Cell substrates managed in controlled culture environments have become, over the past few decades, the subject of intensive technological developments for the biomanufacturing of viral vaccines. The driving force of such work is an expanding demand for safety, high production capacities, cost savings, and flexibility. Egg, tissue, and primary-cell–based manufacturing methods of limited capacity are now considered to be outdated technologies. In the influenza vaccine field, for example, time delays in vaccine delivery (especially during pandemic responses) have increased concerns…

Essentials in Quality By Design

Quality by design (QbD) is a systematic approach to drug development. It begins with predefined objectives and emphasizes product and process understanding and process control, all based on sound science, data-based decision making, and quality risk management (QRM). As introduced by the US Food and Drug Administration (FDA), QbD brings modern drug development methodologies to chemistry, manufacturing, and control (CMC) teams working on biologics, pharmaceuticals, and vaccines. The innovations associated with QbD are not so much the development concepts (which…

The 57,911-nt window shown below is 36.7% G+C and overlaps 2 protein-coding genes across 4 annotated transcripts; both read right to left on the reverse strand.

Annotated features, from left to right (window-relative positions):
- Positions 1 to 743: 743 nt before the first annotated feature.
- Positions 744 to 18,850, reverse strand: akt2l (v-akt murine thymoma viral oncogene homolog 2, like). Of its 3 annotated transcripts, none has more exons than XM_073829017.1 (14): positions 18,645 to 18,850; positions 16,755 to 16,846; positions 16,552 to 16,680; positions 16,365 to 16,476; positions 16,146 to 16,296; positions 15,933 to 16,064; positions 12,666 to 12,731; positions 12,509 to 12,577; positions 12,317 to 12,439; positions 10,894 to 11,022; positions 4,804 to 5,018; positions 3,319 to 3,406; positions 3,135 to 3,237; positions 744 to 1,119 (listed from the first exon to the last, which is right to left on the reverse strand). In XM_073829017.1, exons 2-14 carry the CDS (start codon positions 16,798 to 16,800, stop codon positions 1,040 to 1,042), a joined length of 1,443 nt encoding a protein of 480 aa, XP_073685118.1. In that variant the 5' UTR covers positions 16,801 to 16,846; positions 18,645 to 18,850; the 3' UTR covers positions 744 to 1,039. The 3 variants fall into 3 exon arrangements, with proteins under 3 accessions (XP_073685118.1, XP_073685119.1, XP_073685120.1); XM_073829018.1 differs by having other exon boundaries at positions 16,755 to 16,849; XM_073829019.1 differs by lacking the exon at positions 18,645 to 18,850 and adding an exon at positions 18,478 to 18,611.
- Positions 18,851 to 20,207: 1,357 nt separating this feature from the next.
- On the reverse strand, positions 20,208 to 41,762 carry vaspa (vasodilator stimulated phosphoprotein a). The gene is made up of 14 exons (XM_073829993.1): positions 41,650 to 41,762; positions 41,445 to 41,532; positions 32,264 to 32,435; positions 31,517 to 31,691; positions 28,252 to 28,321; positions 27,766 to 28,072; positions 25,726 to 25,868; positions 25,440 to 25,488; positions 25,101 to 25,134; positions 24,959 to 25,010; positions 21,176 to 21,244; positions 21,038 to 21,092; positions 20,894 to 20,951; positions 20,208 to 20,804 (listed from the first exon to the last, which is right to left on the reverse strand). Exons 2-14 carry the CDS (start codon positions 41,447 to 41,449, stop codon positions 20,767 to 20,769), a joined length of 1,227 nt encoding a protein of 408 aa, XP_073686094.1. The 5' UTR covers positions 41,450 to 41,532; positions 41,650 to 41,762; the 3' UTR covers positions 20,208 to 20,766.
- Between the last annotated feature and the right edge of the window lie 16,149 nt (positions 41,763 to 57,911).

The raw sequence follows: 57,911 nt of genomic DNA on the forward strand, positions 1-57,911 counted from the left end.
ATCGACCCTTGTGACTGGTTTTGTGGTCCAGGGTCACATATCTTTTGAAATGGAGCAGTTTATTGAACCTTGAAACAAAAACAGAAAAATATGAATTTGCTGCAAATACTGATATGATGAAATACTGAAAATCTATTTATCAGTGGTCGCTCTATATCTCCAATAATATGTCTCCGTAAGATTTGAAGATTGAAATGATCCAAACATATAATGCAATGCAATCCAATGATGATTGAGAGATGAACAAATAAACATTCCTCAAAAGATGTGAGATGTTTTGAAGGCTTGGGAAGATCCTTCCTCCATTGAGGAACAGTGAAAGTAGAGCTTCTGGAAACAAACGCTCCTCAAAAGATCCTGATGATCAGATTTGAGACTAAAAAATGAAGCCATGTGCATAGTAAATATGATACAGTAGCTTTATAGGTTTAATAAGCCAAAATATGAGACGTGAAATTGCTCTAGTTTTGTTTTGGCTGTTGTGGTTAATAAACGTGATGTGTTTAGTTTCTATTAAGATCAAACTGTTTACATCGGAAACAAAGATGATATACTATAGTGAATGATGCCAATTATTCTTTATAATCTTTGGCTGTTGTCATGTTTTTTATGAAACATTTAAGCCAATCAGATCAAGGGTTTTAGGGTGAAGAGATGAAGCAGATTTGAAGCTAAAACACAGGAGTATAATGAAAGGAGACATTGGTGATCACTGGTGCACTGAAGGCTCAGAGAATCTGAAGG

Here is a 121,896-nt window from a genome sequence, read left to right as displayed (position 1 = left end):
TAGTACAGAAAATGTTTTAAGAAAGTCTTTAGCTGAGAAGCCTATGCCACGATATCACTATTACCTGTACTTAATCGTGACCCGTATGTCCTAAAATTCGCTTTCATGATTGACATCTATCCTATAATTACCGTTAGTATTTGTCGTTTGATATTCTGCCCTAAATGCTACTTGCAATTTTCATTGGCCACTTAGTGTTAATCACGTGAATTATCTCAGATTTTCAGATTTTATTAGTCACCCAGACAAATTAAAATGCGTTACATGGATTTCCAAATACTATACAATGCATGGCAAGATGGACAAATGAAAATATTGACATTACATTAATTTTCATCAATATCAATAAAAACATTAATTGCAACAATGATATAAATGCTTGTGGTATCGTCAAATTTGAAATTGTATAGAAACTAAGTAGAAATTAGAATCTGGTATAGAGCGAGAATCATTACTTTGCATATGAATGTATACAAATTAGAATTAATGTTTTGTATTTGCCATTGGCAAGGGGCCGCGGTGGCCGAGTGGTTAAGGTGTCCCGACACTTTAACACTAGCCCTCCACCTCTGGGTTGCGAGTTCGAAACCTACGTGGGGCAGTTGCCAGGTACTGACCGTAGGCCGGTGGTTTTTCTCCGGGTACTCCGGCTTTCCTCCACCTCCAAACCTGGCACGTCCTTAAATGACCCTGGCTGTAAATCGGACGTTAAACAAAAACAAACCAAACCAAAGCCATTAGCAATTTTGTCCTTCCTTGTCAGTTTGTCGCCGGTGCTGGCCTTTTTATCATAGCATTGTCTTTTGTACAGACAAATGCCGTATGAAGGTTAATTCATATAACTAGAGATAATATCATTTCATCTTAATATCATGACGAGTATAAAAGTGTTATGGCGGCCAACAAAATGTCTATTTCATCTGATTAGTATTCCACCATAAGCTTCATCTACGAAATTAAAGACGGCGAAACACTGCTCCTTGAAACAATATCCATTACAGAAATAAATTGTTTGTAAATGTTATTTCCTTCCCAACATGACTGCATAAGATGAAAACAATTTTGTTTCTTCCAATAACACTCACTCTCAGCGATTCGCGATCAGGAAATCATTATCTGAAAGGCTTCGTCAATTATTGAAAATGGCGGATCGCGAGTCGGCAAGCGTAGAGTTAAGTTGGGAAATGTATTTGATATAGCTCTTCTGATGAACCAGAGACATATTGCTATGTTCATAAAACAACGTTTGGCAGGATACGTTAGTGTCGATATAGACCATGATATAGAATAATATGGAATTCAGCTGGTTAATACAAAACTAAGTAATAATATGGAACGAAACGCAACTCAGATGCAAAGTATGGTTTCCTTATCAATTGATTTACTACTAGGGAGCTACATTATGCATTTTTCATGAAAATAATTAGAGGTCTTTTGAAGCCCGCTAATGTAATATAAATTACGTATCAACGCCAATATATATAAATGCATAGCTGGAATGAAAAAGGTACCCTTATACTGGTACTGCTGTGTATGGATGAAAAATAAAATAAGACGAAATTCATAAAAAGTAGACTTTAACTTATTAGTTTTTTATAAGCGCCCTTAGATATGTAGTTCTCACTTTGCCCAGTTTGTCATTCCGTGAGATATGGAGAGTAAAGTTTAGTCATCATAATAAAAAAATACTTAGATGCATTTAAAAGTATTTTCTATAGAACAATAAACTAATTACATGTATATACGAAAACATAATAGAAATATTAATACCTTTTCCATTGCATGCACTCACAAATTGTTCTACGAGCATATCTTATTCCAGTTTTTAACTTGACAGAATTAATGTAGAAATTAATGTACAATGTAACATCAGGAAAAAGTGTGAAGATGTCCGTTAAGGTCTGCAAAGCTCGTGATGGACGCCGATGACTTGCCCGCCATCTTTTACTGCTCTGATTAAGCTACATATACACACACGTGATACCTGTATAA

Cell Therapy Bioprocessing Technologies and Indicators of Technological Convergence

The cell therapy industry is undergoing a natural evolution from scientific curiosity into a commercially and clinically attractive opportunity (1). This evolution is by no means complete, and growing evidence suggests that its progression is driving significant developments in cell therapy bioprocessing — notably, convergence. Table 1:&#8 194; () Progressively, bioprocessing technologies primarily used in production of noncell-based products are being evaluated for cell therapy bioprocessing applications (2). Consequently, this process of convergence is leading to an increasing proportion of…

Effective Cryopreservation and Recovery of Human Regulatory T Cells

The list of conditions being targeted by cell therapies is rapidly growing, but commercializing cells for widespread medical use will require standardized laboratory practices. Development processes must be adapted specifically for cell-based drug products. Regulatory T-cell therapy represents a promising new frontier in the immunotherapy of autoimmune disorders, especially for patients who have been refractory to available treatments. Because of intrinsic fragility, cell therapy products can be highly sensitive to variations in manufacturing procedures. Standardization of drug-product cryopreservation and storage…